Contributed by Eileen Hofmann and Mark Huntley
From 9 to 11 May 1991 a workshop entitled "GLOBEC: Marine Animal Populations and Climate Change in the Southern Ocean" was held at Scripps Institution of Oceanography. This workshop was one in a series convened as part of the GLOBal Ocean ECosystem Dynamics (GLOBEC) initiative, funded by NSF and NOAA, which has as its general objective the understanding of processes relating to and controlling variability in marine populations.
The Southem Ocean Workshop brought together approximately 40 scientists from 10 countries to develop a science plan that can be used to outline a GLOBEC-related study in Antarctica. The first day of the workshop consisted of a series of plenary talks that provided overviews on zooplankton, fish, and benthicpopulations of the Antarctic. Also presented were overviews of the Fine Resolution Antarctic Model (FRAM), physical oceanography, regional circulation effects on biological distributions, ice cover trends, and the paleocirculation/climate of the Antarctic. Following the plenary presentations, workshop participants separated into eight working groups.
Discussions of the working groups centered around issues relating to physics and climate, zooplankton and krill, benthos, top predators, modeling, physiological rates, new technology, and population dynamics. The results of the working group deliberations and recommendations are given in the report from the workshop. Also included in the report are several background papers that resulted from the plenary session talks. The workshop report will be available in early 1992 and will be distributed as a GLOBEC publication through JOI.
From the plenary presentations and working group discussions, it was apparent that the annual retreat and formation of pack ice may be the major determinant of spatial and temporal changes in the structure and function of Antarctic marine communities. Thus, it was recognized that there is a critical need for austral winter observations of populations in the Antarctic and that any study must be of sufficient duration to include several ice cover cycles. In particular, observations are needed for Antarctic krill (Euphausia superba) and the salp (Salpa thompsoni), which were identified as the key target species. Suggested target fish species included a commercially harvested species (e.g., Champsocephalus gunnari), a nonharvested holopelagic species (e.g., Pieurogramma antarctica) and nonharvested near-shore species (e.g., Notothenia neglecta). Other top predators, such as a variety of penguin species, the crab-eater seal, and the Antractic fur seal were recognized to be very important and recommendations were made to include these in a GLOBEC Southern Ocean program.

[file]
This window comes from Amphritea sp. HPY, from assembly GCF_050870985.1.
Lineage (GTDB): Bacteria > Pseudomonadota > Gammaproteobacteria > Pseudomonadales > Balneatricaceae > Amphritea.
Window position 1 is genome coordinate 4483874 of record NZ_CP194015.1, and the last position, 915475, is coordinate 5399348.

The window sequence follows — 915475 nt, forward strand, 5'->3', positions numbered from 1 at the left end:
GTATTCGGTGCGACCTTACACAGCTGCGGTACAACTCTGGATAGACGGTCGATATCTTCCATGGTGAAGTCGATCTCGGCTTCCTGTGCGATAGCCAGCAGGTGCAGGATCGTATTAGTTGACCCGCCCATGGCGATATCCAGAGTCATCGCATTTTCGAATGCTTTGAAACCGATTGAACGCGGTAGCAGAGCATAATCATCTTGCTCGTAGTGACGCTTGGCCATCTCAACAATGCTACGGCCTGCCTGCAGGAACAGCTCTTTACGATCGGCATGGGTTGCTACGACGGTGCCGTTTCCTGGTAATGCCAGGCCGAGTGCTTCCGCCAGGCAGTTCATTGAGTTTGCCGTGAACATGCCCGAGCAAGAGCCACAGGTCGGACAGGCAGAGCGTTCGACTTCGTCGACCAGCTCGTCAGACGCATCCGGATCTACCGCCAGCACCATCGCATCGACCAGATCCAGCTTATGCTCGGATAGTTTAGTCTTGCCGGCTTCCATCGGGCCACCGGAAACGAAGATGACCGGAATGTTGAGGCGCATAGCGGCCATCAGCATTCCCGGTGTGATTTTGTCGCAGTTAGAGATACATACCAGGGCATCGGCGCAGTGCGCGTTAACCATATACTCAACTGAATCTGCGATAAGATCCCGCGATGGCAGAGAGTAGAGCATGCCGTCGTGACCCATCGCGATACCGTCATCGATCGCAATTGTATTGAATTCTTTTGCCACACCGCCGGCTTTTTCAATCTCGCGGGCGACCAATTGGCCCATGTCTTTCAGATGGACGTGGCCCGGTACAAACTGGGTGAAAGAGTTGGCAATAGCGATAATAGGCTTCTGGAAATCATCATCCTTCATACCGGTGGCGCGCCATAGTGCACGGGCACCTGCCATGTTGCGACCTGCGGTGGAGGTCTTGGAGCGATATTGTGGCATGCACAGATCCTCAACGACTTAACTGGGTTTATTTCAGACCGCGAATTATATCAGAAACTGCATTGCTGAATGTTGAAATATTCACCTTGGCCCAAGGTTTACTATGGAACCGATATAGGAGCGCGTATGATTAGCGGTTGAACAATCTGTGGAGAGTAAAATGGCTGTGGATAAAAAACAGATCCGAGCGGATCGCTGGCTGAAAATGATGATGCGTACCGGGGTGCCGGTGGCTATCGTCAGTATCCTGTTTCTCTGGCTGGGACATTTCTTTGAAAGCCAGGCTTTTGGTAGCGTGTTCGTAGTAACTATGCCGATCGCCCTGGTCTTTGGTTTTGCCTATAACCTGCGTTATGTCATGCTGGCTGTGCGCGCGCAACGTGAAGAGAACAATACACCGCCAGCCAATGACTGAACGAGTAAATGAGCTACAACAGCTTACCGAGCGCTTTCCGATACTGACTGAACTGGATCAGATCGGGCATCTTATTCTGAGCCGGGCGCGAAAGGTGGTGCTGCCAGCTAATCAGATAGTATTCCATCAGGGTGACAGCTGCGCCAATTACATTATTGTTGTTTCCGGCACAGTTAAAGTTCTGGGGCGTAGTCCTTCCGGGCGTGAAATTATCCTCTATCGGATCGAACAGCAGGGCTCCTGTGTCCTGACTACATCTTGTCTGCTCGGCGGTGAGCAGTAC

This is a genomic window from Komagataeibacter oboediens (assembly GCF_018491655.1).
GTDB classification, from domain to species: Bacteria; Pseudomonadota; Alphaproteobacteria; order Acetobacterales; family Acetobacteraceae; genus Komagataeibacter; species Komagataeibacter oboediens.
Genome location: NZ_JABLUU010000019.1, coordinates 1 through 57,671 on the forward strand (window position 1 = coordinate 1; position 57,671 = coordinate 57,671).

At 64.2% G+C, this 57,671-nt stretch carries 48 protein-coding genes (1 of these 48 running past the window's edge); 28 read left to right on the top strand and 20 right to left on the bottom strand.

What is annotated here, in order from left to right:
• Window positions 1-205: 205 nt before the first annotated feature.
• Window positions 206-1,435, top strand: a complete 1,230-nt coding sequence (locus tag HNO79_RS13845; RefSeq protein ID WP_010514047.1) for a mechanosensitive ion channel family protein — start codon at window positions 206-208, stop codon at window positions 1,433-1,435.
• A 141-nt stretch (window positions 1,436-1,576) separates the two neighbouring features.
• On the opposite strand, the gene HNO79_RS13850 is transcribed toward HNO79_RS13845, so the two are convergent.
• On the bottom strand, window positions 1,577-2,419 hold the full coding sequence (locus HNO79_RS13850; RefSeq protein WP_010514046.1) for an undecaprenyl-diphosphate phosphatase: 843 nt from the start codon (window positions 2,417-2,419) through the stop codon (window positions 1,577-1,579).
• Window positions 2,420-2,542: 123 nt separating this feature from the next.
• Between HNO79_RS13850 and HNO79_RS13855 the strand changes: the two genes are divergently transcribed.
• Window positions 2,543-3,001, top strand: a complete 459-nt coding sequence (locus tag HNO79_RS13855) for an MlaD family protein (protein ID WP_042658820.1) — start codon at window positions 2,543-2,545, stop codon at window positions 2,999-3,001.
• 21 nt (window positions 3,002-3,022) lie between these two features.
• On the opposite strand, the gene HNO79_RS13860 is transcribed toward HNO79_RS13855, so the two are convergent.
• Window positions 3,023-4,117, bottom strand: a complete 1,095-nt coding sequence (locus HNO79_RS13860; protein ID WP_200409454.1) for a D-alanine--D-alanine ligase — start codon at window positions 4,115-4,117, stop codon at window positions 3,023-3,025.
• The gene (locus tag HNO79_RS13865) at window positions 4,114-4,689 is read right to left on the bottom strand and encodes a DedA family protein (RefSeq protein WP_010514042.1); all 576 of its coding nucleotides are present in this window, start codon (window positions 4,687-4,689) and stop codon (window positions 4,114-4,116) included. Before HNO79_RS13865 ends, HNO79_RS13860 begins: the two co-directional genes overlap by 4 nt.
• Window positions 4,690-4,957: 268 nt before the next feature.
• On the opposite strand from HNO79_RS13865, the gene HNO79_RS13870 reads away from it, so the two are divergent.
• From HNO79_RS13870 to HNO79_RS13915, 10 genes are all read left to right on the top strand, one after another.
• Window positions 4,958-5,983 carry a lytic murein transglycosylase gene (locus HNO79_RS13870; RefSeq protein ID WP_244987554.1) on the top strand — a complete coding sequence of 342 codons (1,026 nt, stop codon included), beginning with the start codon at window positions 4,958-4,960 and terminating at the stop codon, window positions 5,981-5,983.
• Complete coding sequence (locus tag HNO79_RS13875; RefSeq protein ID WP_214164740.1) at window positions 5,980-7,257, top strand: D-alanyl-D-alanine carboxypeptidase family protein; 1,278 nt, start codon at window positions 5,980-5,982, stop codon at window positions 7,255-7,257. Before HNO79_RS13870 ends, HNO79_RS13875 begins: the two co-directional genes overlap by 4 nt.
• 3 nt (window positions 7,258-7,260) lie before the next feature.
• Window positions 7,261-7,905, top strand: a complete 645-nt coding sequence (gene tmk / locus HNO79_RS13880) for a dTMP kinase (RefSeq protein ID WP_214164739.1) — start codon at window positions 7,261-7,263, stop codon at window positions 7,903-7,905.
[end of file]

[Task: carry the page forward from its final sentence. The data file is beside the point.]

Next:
The consensus of the workshop participants was that a GLOBEC-sponsored initiative be planned for the eastern Bellingshausen Sea adjacent to the Antarctic Peninsula coastal region. This area was chosen because available information indicates that it contains an identifiable gyre which could provide a mechanism to isolate populations with planktonic stages. This region contains relatively large populations of the key species recommended for study, including krill, a variety of benthic species and important species of fish, seabirds, and seals. Also, sea ice is a consistent feature in the eastern Bellingshausen Sea, which will allow the study of sea ice dynamics in relation to population dynamics of the key species. Finally, this region is relatively easy to access by research vessel, and is near the highest concentration of shore-based marine laboratories on the Antarctic continent, which will provide for high-quality logistic and scientific support Secondary sites recommended for study include the southeastern Weddell Sea, the northern part of the Atlantic sector of the Southern Ocean, and the Ross Sea area.
Following the recommendations of the workshop, the next step will be the development of an implementation plan for a GLOBEC-sponsored Southern Ocean program. 1996-97 was identified as the potential time frame for the implementation of this program. It is expected that a Southern Ocean GLOBEC program will involve participation by many nations.